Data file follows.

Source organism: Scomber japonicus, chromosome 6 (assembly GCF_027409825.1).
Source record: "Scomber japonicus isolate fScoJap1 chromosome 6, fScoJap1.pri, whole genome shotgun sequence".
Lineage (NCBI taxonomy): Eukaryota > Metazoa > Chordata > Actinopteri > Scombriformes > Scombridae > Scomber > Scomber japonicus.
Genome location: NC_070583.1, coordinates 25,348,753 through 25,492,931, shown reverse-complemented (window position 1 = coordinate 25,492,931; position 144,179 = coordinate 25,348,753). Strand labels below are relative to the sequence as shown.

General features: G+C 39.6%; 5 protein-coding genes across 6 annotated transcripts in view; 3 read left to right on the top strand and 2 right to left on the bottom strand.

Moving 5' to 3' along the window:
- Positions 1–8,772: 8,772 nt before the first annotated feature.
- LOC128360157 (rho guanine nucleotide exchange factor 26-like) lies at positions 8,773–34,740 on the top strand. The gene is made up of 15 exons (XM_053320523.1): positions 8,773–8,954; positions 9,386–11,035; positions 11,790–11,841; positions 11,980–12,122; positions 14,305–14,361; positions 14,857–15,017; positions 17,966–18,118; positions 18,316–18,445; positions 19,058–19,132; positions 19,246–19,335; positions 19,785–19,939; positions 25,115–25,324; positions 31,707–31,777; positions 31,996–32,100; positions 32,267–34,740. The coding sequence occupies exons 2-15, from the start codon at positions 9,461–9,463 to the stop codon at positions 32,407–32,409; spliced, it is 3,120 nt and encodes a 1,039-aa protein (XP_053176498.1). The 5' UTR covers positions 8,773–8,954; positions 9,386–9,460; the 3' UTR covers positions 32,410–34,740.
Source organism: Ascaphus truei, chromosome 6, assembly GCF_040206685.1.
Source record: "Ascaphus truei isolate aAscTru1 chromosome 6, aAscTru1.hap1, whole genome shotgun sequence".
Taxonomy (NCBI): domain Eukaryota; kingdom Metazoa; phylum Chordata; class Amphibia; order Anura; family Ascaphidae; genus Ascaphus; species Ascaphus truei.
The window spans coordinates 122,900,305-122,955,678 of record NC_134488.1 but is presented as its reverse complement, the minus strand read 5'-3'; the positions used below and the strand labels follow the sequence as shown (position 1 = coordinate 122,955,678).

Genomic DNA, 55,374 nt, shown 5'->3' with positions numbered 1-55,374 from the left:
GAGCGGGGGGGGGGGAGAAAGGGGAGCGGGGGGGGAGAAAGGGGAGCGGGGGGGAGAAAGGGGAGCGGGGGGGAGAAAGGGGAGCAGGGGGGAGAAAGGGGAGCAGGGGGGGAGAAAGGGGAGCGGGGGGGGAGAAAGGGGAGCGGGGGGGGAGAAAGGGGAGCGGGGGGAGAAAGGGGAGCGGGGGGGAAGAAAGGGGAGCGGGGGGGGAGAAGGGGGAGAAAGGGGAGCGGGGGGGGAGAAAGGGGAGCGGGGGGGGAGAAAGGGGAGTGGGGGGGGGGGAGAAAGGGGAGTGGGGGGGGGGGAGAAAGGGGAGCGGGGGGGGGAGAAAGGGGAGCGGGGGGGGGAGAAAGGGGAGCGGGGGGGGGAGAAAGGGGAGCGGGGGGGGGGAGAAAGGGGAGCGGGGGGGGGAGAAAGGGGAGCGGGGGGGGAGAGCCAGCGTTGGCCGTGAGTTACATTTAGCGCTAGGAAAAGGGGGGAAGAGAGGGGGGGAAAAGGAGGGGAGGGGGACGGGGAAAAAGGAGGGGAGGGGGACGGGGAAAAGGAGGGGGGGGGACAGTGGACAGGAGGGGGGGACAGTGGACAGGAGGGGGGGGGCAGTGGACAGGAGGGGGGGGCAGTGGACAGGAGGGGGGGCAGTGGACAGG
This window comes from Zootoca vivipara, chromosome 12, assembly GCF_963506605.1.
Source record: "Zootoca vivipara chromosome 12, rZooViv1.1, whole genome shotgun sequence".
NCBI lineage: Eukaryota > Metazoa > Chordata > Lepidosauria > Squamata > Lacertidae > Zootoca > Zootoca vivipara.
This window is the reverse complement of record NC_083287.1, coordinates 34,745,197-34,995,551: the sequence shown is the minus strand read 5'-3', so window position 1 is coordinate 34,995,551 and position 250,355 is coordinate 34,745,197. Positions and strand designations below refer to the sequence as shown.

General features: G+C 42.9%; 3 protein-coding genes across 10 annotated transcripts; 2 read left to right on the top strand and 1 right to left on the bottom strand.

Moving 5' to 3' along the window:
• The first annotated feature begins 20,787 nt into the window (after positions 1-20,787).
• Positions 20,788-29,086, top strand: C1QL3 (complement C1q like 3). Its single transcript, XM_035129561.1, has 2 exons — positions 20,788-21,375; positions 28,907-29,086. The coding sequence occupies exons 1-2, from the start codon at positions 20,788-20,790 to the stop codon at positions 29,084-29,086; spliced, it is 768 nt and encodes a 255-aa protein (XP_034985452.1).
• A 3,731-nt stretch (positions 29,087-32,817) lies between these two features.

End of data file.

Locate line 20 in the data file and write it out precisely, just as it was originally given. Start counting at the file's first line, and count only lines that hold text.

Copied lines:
Moving 5' to 3' along the window: